I have all of her books, I think, (except perhaps the last one - yet!) and must dig out 'Living dangerously' again - time for a re-read! Or I could do the reverse from you and buy the Kindle version, lol!
Do you put fanfic on your Kindle, Rosie? I've been discussing this with nakeisha. Neither of us does, for varying reasons, mine being that one of my daughters wants to try out my Kindle sometime and I couldn't take the risk that she would find it.

Oddly enough I am being rather tempted at the moment to buy a second Kindle. In truth, not for any real reason other than the new ones look super. I did wonder how Amazon coped with someone having two and you've answered that question. I also didn't think you'd be able to redownload existing purchases but clearly you can? It also appeals to do what you've done and keep the old one at home and use the new as a more mobile reader... it being smaller. I shall have to think on this a bit more. I notice Tesco have them now and every time I'm in there my hand hovers. LOL.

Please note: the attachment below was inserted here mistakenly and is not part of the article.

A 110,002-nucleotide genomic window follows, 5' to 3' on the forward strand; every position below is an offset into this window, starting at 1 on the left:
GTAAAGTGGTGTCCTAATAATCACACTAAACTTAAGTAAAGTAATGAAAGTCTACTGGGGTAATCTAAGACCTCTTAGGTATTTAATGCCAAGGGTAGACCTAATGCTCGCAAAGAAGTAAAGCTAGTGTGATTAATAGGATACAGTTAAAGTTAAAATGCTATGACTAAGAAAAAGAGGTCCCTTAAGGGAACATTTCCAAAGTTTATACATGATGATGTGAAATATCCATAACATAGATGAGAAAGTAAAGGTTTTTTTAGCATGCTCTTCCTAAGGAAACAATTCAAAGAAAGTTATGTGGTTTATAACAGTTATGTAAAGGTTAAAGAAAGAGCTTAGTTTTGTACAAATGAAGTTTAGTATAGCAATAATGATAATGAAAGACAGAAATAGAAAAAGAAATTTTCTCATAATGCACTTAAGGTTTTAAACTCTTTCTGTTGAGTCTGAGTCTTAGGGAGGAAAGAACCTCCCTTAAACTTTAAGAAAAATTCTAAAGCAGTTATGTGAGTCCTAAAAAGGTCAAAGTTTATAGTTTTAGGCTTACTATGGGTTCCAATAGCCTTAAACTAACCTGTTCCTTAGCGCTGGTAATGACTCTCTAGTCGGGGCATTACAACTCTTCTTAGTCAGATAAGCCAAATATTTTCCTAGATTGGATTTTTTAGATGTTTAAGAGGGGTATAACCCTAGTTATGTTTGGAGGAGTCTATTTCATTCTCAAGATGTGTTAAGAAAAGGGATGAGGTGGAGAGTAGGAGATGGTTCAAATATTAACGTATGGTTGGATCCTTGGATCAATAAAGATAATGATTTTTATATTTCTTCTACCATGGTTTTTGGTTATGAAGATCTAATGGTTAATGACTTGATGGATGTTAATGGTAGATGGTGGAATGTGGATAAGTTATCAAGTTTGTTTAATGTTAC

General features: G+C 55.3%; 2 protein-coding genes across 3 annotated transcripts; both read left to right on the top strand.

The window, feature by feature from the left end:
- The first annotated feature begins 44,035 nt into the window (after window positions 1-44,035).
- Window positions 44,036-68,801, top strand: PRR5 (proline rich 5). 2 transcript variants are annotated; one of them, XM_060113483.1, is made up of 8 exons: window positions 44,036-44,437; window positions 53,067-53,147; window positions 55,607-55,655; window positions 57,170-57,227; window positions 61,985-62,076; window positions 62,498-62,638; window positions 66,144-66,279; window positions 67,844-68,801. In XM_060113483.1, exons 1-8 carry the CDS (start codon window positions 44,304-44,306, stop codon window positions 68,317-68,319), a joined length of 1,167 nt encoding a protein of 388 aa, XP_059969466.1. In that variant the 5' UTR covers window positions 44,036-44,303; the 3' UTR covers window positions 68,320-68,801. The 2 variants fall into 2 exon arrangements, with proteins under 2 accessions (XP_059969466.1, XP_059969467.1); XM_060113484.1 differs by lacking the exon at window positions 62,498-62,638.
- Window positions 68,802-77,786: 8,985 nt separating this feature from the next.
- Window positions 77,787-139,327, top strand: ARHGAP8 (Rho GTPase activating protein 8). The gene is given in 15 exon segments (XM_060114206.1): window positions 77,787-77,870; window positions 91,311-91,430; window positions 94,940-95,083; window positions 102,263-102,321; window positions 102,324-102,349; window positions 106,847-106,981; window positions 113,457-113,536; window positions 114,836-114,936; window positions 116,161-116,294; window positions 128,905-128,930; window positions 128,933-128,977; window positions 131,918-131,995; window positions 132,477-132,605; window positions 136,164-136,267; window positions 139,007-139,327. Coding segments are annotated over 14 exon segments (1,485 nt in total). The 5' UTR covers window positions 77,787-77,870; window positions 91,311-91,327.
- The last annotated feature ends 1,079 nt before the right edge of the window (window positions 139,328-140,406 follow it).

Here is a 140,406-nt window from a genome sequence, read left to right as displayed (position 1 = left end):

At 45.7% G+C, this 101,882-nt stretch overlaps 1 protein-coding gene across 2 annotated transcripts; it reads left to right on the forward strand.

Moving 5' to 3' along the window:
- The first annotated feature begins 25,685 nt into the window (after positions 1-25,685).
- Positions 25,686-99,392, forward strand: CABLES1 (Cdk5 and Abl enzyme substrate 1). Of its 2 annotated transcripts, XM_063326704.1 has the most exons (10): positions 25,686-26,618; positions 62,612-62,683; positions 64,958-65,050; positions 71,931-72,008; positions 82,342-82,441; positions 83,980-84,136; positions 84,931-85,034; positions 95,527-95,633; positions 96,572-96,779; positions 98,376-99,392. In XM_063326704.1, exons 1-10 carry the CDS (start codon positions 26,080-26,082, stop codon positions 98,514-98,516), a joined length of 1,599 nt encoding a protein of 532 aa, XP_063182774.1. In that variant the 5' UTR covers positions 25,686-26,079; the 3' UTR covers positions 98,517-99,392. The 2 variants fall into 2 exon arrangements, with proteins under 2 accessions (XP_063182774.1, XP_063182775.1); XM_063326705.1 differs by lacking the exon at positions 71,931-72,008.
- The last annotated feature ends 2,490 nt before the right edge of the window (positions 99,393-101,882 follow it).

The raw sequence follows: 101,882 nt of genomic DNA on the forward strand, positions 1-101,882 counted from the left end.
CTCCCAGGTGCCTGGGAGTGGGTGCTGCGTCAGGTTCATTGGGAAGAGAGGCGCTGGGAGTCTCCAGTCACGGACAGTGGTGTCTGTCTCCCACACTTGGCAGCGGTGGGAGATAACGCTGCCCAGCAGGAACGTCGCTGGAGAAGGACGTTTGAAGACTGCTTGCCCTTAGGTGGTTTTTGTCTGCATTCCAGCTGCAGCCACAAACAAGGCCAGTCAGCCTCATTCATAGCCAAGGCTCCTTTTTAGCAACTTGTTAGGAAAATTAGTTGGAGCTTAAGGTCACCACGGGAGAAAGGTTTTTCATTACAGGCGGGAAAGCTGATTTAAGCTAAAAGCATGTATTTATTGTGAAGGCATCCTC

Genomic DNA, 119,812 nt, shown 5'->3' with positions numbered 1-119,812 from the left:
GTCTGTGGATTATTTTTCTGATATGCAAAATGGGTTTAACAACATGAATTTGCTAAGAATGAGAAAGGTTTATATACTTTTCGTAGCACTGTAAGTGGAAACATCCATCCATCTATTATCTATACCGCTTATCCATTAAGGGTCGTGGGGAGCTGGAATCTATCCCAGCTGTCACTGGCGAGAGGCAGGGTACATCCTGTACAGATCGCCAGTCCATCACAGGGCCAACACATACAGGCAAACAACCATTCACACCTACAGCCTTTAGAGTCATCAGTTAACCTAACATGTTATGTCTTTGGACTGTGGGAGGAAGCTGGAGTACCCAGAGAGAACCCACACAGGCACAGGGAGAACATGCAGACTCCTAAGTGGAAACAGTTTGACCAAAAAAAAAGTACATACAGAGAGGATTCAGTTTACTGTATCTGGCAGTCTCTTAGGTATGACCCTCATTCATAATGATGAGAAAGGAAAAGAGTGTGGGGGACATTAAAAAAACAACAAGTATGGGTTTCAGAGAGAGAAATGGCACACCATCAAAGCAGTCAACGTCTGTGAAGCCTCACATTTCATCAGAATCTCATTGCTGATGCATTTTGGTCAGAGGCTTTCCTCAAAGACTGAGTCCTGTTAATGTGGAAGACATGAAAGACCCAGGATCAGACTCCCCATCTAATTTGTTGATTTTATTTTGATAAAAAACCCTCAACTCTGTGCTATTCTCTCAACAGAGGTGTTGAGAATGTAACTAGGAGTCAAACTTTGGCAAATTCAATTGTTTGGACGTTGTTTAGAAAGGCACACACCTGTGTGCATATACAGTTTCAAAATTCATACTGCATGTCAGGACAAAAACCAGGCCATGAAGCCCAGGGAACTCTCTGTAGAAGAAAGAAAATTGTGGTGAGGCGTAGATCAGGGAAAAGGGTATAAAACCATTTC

I did wonder if KF had tried her hand at M&B. Interesting they didn't take her. Their loss entirely! I did think she must be using life experiences in her books. Living Dangerously in particular with all its literary, book detail. I loved it all. I have Summer of Love to read now, from the library. If I like it enough I'll probably buy that too.
Oddly enough I am being rather tempted at the moment to buy a second Kindle. In truth, not for any real reason other than the new ones look super.

This! They really are super - I rather covert J's *g*
Me too! I was in Tescos this morning drooling over them. They had a touch one and an ordinary one like J's and I came this close to coming home with one of them. I tried the touch one with my fingers and it didn't appear to leave marks and was very easy to use. I was surprised at that. Hmm. I can see it won't be all that long before I'm the proud owner of two Kindles. Got chatting with a woman my age who also had one and adores it. It's older people buying e.readers I fancy...
Ooh, you've seen how pretty and shiny and small and neat and pretty and shiny and pretty - did I mention pretty? - they are!

I admire your will-power for not coming home with one. I fancy you're right.